Rebuilding democracy starts from the bottom up. Elections are subject to a highly problematic political process. Local panels and commissions are appointed and not representative. Civic engagement in the form of public comment is usually limited to a minute or two per person. Public polling represents spur of the moment opinion, not considered judgment.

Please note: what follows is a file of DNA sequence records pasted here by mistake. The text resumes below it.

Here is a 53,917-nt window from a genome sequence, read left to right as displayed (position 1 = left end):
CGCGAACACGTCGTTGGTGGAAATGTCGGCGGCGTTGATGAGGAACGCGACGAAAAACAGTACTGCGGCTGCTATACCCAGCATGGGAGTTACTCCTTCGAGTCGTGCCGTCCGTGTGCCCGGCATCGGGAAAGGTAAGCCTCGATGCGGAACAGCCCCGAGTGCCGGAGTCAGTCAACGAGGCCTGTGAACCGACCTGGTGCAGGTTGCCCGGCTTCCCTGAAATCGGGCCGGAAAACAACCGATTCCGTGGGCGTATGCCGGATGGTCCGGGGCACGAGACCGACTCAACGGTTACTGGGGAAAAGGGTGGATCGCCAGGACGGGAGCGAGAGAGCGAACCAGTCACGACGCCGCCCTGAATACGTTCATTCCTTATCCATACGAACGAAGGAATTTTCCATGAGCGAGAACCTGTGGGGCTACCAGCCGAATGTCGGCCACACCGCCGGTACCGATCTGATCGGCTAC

Randomly selected panelists are not beholden to party machinations or outside interests; they are free to speak their mind and vote their conscience. What’s more, unlike elected bodies, these assemblies are chosen to mirror the population; they’re like a city in one room. Given time and information to aid their deliberations, they focus on collaborative problem solving and evidence. Academic research has shown that they handle complex policy questions effectively and fairly. Their decisions carry legitimacy with the rest of the community, who can see that that the recommendations come from ordinary people just like themselves. Moreover, a vast body of research has shown that many diverse people will come to better decisions than more homogeneous groups.